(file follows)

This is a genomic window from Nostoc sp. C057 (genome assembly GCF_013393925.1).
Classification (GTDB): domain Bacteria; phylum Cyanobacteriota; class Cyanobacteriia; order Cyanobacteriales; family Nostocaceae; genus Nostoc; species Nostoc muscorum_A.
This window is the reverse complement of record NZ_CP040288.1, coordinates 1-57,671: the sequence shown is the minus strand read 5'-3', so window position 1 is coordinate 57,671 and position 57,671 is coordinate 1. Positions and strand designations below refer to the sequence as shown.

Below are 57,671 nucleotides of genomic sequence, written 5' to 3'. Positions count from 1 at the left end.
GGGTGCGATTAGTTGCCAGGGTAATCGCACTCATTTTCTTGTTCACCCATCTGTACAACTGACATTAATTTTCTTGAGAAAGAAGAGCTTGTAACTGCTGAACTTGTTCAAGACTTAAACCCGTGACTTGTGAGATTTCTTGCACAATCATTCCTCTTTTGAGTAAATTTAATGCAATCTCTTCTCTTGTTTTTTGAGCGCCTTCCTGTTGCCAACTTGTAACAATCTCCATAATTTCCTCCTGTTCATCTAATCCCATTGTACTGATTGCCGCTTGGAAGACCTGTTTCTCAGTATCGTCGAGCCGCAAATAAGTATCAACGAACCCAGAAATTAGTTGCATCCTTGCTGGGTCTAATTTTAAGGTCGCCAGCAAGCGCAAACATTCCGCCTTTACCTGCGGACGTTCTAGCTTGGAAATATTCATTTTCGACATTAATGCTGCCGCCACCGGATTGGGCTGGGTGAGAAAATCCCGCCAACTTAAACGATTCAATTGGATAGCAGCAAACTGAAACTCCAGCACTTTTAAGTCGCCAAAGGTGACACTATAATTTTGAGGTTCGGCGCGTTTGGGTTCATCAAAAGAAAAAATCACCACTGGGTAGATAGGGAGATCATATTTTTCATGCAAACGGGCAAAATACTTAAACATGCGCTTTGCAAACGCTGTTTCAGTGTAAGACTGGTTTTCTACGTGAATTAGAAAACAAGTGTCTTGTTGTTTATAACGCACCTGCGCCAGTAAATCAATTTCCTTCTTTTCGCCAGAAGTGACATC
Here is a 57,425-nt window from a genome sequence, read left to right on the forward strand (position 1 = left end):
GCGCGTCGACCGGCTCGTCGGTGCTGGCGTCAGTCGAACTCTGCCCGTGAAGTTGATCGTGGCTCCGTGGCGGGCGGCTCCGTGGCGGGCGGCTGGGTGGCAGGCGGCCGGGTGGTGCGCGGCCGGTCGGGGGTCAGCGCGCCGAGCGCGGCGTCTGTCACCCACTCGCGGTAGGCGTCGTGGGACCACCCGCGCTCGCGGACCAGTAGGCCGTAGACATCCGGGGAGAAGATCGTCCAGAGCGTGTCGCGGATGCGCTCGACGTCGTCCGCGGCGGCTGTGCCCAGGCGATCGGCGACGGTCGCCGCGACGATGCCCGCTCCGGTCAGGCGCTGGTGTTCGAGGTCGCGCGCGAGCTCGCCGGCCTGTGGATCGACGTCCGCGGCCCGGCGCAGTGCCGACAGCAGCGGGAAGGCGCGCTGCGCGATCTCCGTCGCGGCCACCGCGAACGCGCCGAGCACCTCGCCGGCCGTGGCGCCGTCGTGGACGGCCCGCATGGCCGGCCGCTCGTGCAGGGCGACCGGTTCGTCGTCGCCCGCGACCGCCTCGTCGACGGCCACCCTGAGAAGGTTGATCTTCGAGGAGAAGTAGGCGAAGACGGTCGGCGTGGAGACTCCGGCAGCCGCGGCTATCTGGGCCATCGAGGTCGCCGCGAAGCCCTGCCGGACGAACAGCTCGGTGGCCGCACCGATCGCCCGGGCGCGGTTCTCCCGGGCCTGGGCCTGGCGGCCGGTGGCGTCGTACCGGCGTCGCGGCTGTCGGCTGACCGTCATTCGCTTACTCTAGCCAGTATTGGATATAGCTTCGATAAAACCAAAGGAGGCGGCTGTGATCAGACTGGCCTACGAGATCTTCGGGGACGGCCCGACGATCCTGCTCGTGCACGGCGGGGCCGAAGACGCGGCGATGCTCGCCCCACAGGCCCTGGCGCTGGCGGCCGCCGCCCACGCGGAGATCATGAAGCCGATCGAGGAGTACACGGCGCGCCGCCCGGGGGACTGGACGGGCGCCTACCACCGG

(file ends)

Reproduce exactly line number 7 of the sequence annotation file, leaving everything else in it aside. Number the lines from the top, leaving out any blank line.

GCGCGTCGACCGGCTCGTCGGTGCTGGCGTCAGTCGAACTCTGCCCGTGAAGTTGATCGTGGCTCCGTGGCGGGCGGCTCCGTGGCGGGCGGCTGGGTGGCAGGCGGCCGGGTGGTGCGCGGCCGGTCGGGGGTCAGCGCGCCGAGCGCGGCGTCTGTCACCCACTCGCGGTAGGCGTCGTGGGACCACCCGCGCTCGCGGACCAGTAGGCCGTAGACATCCGGGGAGAAGATCGTCCAGAGCGTGTCGCGGATGCGCTCGACGTCGTCCGCGGCGGCTGTGCCCAGGCGATCGGCGACGGTCGCCGCGACGATGCCCGCTCCGGTCAGGCGCTGGTGTTCGAGGTCGCGCGCGAGCTCGCCGGCCTGTGGATCGACGTCCGCGGCCCGGCGCAGTGCCGACAGCAGCGGGAAGGCGCGCTGCGCGATCTCCGTCGCGGCCACCGCGAACGCGCCGAGCACCTCGCCGGCCGTGGCGCCGTCGTGGACGGCCCGCATGGCCGGCCGCTCGTGCAGGGCGACCGGTTCGTCGTCGCCCGCGACCGCCTCGTCGACGGCCACCCTGAGAAGGTTGATCTTCGAGGAGAAGTAGGCGAAGACGGTCGGCGTGGAGACTCCGGCAGCCGCGGCTATCTGGGCCATCGAGGTCGCCGCGAAGCCCTGCCGGACGAACAGCTCGGTGGCCGCACCGATCGCCCGGGCGCGGTTCTCCCGGGCCTGGGCCTGGCGGCCGGTGGCGTCGTACCGGCGTCGCGGCTGTCGGCTGACCGTCATTCGCTTACTCTAGCCAGTATTGGATATAGCTTCGATAAAACCAAAGGAGGCGGCTGTGATCAGACTGGCCTACGAGATCTTCGGGGACGGCCCGACGATCCTGCTCGTGCACGGCGGGGCCGAAGACGCGGCGATGCTCGCCCCACAGGCCCTGGCGCTGGCGGCCGCCGCCCACGCGGAGATCATGAAGCCGATCGAGGAGTACACGGCGCGCCGCCCGGGGGACTGGACGGGCGCCTACCACCGG